The usage is very easy. Open a terminal and type:
This will check the sda1 partition. An important thing to note is that fsck cannot be used on a mounted partition. If you do so, there is a high chance that it will damage the filesystem. To check your Home folder that resides on another partition, say sda2, use the following commands:
Note: you will need root/superuser permission to run the “fsck” command.
You can also use “fsck” to check external drive, such as your thumb drive or SD card. For example:
umount /dev/sdb1 #thumb drive
sudo fsck /dev/sdb1
If you are not sure of the partition number, you can use the command
sudo fdisk -l
to list out all the partitions in the system.
There are a few parameters that you can add to “fsck” to make it more powerful.
Auto repair filesystem when errors are detected
During the filesystem check, if errors are detected, you can get “fsck” to auto repair the filesystem with the -a flag. For example:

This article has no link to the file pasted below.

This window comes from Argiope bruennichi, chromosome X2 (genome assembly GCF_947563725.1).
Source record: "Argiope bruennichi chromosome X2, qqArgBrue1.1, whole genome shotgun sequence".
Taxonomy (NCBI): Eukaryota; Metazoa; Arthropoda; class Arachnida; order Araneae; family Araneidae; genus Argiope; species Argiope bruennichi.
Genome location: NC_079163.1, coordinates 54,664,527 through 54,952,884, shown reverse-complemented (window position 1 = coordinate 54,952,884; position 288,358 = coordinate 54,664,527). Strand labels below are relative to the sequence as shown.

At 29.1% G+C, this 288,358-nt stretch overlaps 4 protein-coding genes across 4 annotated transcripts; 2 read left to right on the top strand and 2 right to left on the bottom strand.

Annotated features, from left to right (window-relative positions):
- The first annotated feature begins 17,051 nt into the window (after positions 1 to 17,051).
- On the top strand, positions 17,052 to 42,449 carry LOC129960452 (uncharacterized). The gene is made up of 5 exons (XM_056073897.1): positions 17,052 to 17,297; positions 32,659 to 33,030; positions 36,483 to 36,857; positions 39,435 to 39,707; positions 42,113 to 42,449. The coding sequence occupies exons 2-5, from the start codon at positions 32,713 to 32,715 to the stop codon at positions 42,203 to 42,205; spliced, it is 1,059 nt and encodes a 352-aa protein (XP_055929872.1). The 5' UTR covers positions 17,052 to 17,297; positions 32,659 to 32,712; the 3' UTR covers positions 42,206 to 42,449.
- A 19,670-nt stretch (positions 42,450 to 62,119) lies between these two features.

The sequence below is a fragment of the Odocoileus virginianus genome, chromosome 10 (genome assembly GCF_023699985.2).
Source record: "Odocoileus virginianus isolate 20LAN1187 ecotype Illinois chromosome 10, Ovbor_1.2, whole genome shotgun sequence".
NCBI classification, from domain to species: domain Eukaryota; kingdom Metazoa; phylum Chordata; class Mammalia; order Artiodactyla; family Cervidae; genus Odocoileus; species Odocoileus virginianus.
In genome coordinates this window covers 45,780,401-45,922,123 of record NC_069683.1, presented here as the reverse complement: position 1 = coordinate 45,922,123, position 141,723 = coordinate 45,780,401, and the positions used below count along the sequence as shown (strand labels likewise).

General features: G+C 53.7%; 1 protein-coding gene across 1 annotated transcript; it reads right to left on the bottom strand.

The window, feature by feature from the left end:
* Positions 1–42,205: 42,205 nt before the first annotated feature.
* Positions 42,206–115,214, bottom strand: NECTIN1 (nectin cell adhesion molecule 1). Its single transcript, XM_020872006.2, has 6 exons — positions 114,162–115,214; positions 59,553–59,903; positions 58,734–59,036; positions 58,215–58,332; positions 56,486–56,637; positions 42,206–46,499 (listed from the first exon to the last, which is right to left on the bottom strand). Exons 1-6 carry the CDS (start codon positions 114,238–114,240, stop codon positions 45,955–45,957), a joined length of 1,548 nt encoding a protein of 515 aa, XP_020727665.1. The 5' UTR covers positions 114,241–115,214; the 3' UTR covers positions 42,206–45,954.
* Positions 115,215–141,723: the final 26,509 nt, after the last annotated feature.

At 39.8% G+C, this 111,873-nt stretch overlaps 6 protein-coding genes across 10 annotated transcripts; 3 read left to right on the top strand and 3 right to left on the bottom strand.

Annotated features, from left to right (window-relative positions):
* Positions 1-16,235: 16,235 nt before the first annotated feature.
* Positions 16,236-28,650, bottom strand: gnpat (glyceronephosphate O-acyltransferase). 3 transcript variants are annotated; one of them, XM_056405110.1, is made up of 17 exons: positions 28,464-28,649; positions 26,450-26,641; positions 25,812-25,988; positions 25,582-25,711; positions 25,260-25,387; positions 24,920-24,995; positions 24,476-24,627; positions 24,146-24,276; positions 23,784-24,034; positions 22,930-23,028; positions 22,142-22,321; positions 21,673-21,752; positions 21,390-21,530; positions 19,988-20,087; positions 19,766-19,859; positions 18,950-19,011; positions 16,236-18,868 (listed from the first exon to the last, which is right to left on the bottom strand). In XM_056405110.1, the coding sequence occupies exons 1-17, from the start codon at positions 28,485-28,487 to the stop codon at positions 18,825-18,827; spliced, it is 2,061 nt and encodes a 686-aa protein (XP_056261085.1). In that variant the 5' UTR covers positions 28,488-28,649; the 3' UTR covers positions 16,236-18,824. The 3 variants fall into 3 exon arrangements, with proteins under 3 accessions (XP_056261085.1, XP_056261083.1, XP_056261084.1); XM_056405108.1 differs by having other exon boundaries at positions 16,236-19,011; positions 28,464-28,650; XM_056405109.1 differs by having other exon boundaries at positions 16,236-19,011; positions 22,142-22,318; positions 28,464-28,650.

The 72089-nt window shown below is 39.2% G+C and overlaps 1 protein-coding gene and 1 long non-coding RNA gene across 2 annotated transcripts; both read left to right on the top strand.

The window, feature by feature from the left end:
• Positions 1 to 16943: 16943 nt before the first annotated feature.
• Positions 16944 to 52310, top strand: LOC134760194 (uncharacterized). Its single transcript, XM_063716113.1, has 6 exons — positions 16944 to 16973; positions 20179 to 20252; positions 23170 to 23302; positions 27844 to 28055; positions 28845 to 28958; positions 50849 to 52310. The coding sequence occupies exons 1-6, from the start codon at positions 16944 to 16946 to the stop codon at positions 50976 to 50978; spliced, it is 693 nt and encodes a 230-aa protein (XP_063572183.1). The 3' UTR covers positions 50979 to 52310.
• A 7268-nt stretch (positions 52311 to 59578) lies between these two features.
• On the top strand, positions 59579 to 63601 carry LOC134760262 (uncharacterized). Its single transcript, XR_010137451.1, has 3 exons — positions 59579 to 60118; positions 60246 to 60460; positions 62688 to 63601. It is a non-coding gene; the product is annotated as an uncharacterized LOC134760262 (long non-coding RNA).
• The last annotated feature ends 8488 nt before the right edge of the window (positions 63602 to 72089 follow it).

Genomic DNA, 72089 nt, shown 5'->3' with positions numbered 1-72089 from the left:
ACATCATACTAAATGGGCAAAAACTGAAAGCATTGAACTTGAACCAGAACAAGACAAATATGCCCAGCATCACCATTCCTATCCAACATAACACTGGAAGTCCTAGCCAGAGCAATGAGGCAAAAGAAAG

fsck -a /dev/sda1
Similarly, using the -y flag can get the job done as well:
fsck -y /dev/sda1
Check all filesystems in one run
If there are several filesystems in your computer, you can get fsck to check all of them at the same time with the -A flag.
What it will do is to grab all the filesystem entries from /etc/fstab and scan them for errors. You can use it together with the -R and -y flag to prevent it from scanning the root filesystem and fix all errors, if there is any.
fsck -AR -y
Exclude check on mounted filesystem
As mentioned earlier, fsck cannot be run on a mounted filesystem. If you are using the -A flag to scan all the filesystems, and some of them are mounted, you might damage those filesystems. A way to overcome this is to use the -M flag to prevent it from checking mounted system.
For example, running the command
fsck -M /dev/sdc1
returns nothing and a return code 0 (which means “no error”). No scan was done at all since all the filesystems are mounted.
SUmber : http://www.maketecheasier.com/check-repair-filesystem-fsck-linux/